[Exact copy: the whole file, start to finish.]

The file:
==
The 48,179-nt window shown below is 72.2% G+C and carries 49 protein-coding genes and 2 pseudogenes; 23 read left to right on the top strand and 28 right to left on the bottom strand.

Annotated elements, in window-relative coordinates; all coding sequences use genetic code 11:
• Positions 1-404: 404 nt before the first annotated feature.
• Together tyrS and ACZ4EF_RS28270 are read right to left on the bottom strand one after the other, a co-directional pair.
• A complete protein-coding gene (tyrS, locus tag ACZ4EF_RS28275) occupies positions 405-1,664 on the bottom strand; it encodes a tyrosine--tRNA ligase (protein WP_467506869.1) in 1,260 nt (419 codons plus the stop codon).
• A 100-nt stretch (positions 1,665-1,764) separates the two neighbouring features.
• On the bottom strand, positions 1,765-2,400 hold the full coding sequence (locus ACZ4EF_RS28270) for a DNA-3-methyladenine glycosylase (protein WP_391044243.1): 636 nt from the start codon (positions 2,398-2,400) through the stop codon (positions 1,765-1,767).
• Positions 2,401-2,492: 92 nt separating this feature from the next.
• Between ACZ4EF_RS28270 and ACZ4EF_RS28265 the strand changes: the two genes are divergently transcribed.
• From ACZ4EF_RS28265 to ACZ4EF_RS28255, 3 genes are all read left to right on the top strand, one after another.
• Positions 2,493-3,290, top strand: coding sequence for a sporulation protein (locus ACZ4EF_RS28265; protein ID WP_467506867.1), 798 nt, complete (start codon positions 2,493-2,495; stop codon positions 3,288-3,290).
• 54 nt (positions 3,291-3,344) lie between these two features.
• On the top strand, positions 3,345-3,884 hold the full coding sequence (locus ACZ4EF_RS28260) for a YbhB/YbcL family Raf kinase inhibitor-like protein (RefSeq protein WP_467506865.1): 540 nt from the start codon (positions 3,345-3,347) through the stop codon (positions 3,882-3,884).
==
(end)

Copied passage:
The 48,179-nt window shown below is 72.2% G+C and carries 49 protein-coding genes and 2 pseudogenes; 23 read left to right on the top strand and 28 right to left on the bottom strand.

Annotated elements, in window-relative coordinates; all coding sequences use genetic code 11:
• Positions 1-404: 404 nt before the first annotated feature.
• Together tyrS and ACZ4EF_RS28270 are read right to left on the bottom strand one after the other, a co-directional pair.
• A complete protein-coding gene (tyrS, locus tag ACZ4EF_RS28275) occupies positions 405-1,664 on the bottom strand; it encodes a tyrosine--tRNA ligase (protein WP_467506869.1) in 1,260 nt (419 codons plus the stop codon).
• A 100-nt stretch (positions 1,665-1,764) separates the two neighbouring features.
• On the bottom strand, positions 1,765-2,400 hold the full coding sequence (locus ACZ4EF_RS28270) for a DNA-3-methyladenine glycosylase (protein WP_391044243.1): 636 nt from the start codon (positions 2,398-2,400) through the stop codon (positions 1,765-1,767).
• Positions 2,401-2,492: 92 nt separating this feature from the next.
• Between ACZ4EF_RS28270 and ACZ4EF_RS28265 the strand changes: the two genes are divergently transcribed.
• From ACZ4EF_RS28265 to ACZ4EF_RS28255, 3 genes are all read left to right on the top strand, one after another.
• Positions 2,493-3,290, top strand: coding sequence for a sporulation protein (locus ACZ4EF_RS28265; protein ID WP_467506867.1), 798 nt, complete (start codon positions 2,493-2,495; stop codon positions 3,288-3,290).
• 54 nt (positions 3,291-3,344) lie between these two features.
• On the top strand, positions 3,345-3,884 hold the full coding sequence (locus ACZ4EF_RS28260) for a YbhB/YbcL family Raf kinase inhibitor-like protein (RefSeq protein WP_467506865.1): 540 nt from the start codon (positions 3,345-3,347) through the stop codon (positions 3,882-3,884).